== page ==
7. slype | June 23, 2011 at 12:08 pm

    Wow.. that infographic is a total fanboy invention. I’m really surprised that it was posted with this article because it is heavily biased, incorrect and poorly written.

    That aside, I have a Rebel XTi that I use with several lenses and I’m sorry, the photos I take with my portrait and telephoto lenses are way beyond anything that my iPhone and other smartphones can do.

    Sure it’s great if you are more worried about drinking or smoking up at a party than taking pictures. It’s also great to take pics of prices in stores, boardroom whiteboards and other simple things but no way in hell is it ready to replace SLRs. Give it another 5 years and then maybe we can talk. The author should have written that they are BEGINNING to replace them but are a ways off. I think the best thing going for the smartphones right now are the built-in apps.

    I think that Canon and Nikon should have similarly built-in apps into their cameras (and allow them to be updated). To do that, they would contact the authors of the camera apps and sign them to a deal. I’m sure it would be a big hardware change for those companies but it would be a good step for them to future proof their consumer markets. Otherwise, they will be relegated to the high end folk while 99% of the population makes due with their iPhone 11s and Android 15′s (Peanut Buster Parfait).

  8. Tony | June 23, 2011 at 12:15 pm

    This article isn’t talking about the Iphone replacing someones professional photography gear. It’s talking about the Iphone replaceing the average digital camera that the average person takes photos with. I have absolutely no use for my digital camera anymore.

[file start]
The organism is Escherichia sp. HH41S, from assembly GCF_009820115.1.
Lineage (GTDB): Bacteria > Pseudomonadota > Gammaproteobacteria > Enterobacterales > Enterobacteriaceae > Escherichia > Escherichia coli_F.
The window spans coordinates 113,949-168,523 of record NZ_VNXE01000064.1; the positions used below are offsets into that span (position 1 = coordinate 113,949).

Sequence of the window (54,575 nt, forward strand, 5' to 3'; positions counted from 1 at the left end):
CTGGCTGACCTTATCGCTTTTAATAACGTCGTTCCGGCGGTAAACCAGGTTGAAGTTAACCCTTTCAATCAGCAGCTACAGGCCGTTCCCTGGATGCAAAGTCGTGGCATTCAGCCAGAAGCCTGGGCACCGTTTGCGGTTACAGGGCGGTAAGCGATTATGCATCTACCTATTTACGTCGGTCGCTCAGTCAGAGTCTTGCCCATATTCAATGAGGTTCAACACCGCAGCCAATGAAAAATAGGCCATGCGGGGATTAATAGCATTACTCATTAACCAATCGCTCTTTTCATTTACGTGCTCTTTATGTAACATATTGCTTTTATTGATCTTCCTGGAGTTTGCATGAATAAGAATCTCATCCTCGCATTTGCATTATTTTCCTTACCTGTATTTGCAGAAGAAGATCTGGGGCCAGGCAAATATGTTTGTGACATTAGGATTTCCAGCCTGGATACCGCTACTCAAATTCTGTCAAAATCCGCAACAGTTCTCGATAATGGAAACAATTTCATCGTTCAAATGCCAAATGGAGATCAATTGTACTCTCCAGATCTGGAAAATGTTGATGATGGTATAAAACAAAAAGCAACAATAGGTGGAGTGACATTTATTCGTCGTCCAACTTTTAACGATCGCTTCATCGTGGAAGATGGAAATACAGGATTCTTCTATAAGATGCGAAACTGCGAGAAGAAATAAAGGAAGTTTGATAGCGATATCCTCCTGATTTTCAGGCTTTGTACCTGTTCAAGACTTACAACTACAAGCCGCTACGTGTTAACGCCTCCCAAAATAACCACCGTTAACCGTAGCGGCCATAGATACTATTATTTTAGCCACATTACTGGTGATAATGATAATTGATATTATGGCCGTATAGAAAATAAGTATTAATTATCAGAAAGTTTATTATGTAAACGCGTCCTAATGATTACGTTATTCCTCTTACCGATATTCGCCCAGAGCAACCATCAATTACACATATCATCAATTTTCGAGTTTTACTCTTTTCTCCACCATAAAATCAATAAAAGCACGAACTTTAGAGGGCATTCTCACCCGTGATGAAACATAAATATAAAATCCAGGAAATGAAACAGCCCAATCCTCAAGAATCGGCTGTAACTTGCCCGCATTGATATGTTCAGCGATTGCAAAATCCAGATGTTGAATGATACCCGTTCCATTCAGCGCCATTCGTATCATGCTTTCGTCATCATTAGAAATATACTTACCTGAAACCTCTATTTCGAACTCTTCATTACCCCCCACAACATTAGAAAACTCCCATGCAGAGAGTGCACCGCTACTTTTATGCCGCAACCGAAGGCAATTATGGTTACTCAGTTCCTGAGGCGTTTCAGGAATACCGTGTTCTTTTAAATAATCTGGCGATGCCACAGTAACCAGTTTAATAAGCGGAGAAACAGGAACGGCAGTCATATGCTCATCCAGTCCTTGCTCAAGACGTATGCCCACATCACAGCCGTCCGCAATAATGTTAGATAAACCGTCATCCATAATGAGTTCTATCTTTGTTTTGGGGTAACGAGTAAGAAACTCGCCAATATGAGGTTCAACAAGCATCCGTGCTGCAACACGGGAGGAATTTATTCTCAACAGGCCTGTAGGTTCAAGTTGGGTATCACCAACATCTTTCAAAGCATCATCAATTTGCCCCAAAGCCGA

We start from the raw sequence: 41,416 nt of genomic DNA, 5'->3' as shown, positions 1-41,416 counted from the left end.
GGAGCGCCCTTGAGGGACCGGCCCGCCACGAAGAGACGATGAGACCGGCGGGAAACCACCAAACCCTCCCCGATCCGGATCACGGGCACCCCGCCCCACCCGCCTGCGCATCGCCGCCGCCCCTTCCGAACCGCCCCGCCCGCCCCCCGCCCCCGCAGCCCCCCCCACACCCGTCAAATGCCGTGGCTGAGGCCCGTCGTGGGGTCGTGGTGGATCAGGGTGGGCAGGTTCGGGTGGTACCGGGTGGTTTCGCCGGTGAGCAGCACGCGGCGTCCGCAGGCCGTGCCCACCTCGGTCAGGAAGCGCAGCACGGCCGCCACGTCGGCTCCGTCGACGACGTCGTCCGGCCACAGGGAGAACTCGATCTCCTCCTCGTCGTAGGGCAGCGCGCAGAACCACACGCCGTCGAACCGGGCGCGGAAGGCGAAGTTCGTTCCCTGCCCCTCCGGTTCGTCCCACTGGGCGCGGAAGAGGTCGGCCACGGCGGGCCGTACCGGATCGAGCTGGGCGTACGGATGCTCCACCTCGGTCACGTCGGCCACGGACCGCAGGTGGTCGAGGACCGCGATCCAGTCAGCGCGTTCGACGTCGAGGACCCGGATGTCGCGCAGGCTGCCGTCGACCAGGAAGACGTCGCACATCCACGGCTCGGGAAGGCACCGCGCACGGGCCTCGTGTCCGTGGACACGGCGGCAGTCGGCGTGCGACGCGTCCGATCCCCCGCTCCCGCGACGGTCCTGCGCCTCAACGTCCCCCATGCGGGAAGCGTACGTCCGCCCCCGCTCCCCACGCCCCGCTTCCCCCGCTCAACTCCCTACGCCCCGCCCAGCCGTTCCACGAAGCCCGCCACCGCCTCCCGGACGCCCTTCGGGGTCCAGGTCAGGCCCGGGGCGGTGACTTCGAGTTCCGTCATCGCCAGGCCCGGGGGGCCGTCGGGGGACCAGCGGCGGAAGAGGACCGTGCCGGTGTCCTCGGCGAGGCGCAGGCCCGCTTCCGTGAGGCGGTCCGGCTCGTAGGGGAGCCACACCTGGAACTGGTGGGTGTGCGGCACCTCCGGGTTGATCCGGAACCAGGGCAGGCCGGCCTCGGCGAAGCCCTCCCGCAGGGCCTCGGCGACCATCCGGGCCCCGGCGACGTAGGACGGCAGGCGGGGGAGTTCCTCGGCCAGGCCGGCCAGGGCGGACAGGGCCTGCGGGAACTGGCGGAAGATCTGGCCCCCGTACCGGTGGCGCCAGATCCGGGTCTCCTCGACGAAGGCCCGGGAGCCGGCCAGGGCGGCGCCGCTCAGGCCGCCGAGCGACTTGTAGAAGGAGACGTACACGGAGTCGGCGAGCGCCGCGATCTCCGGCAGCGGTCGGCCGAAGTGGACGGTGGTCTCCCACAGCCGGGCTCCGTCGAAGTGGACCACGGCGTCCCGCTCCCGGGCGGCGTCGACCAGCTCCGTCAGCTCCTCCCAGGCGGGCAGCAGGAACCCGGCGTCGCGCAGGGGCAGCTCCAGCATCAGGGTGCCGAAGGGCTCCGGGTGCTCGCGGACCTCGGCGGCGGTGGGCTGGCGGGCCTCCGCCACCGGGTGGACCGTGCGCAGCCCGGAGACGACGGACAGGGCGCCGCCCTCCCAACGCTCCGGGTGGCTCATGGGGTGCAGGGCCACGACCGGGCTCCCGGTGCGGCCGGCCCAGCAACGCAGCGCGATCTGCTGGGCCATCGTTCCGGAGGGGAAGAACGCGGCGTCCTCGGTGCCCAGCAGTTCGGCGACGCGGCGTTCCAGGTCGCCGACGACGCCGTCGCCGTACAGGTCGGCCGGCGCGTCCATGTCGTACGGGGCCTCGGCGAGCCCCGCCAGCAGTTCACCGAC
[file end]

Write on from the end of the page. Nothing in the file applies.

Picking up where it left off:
9. johnny | June 23, 2011 at 2:05 pm

    this article must have been produced by steve jobs because it is so very biased. It is this type of ‘reporting’ that reduces journalism to advertising. They should put warnings on articles like this; something like “warning: the following article has no basis in reality and is a complete fabrication of a soon to be unemployed writer”

  10. Lil' Mikey | June 23, 2011 at 4:23 pm

    I notice the link from the main page spells Canon as “Cannon”. LOL!

  11. John | June 23, 2011 at 4:59 pm

    Do I take picture more “often” with my IPHONE4 than with the several digital cameras I own? Yes. Do I take more pictures with the IPHONE4 … not even close. The IPHONE to the point is there with me almost all the time. I use it to “document” I do not use it to “take pictures”.

    The sensor is at best “tolerable” in the IPHONE4.

    This article: — first, low light performance has absolutely NOTHING – NADA to do with pixel size. Let me repeat nothing. Low noise performance is a combination of read-noise of the sensor (not pixel size dependent) and lens size. The IPHONE “may” have a low noise sensor (comparatively), but it’s lens, though fixed F2.8 sounds great, but realistically it’s a small piece of glass and cannot capture much light compared to a real camera, point and shoot or not.